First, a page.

Upon reading the news in recent months I have found myself congratulating the Philippine authorities for its strong opposition towards illegal wildlife trading. The government’s position on this serious issue appears on the face of it to be commendable.
This euphoria has since been tinged with disappointment, even suspicion. Now I’m thinking maybe all is not what it seems.
Three weeks ago I wrote to Dr. Theresa Mundita S. Lim, Director, Protected Areas and Wildlife Bureau Department of Environment and Natural Resources. I asked very politely if she could provide further details concerning a shipment of three orangutans exported from the Philippines to China in mid-September 2012.
If all the paperwork was in place and there is nothing to hide, the answers to my simple questions should have been forthcoming in days if not hours. While Dr. Lim has acknowledged my enquiry and promised answers, none are forthcoming.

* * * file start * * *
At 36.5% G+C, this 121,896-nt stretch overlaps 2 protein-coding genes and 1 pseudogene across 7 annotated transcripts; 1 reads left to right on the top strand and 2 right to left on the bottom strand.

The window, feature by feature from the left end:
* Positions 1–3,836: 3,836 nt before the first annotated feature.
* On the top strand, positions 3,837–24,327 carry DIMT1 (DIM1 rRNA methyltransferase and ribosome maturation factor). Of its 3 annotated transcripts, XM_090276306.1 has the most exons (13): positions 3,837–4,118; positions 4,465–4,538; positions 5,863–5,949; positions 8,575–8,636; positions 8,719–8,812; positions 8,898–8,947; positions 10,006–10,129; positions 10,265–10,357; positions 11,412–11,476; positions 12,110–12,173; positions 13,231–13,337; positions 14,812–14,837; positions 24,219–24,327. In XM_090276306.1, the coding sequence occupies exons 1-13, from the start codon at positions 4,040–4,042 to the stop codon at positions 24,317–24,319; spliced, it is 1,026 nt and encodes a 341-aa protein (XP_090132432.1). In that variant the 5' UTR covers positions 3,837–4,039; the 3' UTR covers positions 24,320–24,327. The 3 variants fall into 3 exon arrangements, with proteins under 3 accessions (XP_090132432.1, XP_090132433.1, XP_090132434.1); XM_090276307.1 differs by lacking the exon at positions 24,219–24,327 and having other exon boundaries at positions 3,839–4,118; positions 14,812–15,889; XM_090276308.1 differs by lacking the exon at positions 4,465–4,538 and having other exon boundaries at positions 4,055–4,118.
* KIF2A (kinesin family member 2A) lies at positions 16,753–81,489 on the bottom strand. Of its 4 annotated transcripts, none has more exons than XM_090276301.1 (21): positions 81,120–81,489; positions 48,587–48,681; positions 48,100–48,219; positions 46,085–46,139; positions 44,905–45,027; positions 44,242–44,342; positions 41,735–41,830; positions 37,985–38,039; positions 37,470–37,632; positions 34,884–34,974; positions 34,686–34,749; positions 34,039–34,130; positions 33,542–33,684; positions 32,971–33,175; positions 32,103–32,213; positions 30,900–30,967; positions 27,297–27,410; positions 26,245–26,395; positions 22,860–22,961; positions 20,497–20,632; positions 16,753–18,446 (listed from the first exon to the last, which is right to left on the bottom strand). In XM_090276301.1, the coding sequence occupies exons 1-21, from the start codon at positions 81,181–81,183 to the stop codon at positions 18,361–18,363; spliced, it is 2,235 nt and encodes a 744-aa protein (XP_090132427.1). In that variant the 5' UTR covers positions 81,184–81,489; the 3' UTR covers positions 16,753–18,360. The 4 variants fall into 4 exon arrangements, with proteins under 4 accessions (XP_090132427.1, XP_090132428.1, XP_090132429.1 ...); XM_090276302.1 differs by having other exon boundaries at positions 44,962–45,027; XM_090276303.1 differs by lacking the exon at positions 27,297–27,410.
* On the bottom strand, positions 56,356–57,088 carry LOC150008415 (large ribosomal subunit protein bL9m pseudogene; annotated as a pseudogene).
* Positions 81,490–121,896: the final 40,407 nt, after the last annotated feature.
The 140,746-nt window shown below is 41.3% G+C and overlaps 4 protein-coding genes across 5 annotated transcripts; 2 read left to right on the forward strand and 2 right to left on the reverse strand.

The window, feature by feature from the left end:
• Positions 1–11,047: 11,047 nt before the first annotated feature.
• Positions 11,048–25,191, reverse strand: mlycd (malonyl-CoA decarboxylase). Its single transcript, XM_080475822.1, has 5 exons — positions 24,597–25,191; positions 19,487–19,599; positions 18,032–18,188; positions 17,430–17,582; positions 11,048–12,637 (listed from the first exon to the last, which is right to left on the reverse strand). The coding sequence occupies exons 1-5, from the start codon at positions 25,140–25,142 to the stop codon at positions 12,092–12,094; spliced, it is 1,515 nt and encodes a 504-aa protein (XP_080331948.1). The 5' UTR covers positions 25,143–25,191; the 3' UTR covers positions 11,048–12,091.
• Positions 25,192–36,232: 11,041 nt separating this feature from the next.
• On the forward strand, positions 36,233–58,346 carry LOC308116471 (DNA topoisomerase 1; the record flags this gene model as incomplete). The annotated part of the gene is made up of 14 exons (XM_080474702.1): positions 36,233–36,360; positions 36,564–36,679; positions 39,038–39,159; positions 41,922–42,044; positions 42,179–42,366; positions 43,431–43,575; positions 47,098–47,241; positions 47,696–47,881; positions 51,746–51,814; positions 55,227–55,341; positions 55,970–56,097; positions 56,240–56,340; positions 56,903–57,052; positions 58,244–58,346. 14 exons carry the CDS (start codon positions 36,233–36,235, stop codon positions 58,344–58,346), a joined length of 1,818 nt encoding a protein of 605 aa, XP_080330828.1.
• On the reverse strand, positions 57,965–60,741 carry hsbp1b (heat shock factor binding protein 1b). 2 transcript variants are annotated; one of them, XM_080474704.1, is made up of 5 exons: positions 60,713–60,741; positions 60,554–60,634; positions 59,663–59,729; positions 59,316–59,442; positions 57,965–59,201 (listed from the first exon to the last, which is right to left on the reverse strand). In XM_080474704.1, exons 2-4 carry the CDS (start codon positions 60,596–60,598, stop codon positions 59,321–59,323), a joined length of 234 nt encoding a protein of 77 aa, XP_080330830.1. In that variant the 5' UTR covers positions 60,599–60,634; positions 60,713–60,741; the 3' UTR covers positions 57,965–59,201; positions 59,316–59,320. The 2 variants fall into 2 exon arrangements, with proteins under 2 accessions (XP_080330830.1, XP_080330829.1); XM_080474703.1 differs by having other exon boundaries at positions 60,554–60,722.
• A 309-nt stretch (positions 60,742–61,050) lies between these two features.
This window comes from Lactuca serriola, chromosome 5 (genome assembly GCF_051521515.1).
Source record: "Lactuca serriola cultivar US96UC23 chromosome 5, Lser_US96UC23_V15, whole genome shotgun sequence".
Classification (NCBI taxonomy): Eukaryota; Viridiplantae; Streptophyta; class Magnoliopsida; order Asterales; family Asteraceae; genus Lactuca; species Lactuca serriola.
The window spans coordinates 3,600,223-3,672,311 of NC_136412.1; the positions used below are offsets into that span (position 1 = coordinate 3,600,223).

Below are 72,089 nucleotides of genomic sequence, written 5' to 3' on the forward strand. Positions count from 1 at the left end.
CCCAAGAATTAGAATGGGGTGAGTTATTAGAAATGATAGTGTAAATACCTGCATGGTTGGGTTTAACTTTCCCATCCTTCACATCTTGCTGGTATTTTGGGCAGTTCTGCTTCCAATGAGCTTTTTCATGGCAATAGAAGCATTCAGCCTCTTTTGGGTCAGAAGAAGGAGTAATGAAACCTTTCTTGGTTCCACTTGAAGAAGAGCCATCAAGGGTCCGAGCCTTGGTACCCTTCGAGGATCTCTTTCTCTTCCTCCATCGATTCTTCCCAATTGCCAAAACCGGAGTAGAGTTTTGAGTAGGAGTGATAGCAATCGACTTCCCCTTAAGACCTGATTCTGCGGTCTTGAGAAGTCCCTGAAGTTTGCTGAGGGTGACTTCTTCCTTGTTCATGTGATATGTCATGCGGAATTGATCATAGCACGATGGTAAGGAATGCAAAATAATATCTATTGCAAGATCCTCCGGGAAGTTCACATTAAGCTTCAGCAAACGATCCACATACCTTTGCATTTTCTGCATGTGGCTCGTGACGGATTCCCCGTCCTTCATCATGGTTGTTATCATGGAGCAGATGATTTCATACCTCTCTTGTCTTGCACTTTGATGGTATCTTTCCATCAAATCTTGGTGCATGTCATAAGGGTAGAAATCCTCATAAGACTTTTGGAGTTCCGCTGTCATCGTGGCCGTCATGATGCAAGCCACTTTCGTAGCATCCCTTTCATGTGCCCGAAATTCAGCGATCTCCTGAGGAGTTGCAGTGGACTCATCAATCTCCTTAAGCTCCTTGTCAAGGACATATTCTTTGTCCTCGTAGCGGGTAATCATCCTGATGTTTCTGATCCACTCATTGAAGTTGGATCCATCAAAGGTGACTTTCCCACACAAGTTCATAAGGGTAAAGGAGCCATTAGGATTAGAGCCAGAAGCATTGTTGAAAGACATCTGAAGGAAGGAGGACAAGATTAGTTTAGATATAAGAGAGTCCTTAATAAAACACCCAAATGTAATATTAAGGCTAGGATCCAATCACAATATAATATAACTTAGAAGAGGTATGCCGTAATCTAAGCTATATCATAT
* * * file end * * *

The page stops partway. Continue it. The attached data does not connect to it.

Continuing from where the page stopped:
The answers are important because although orangutans are a fully protected species, they are still taken from the wild in Indonesia by illegal wildlife traders (criminals).
Coincidentally, during this same time frame China was busy illegally importing 130 chimpanzees and 10 gorillas from Guinea, West Africa.
We need to know if the Philippine authorities are complicit in the illegal trade of great apes and Dr. Lim will know the answer. The question now is—will Dr. Lim reveal the facts behind this suspicious shipment of orangutans?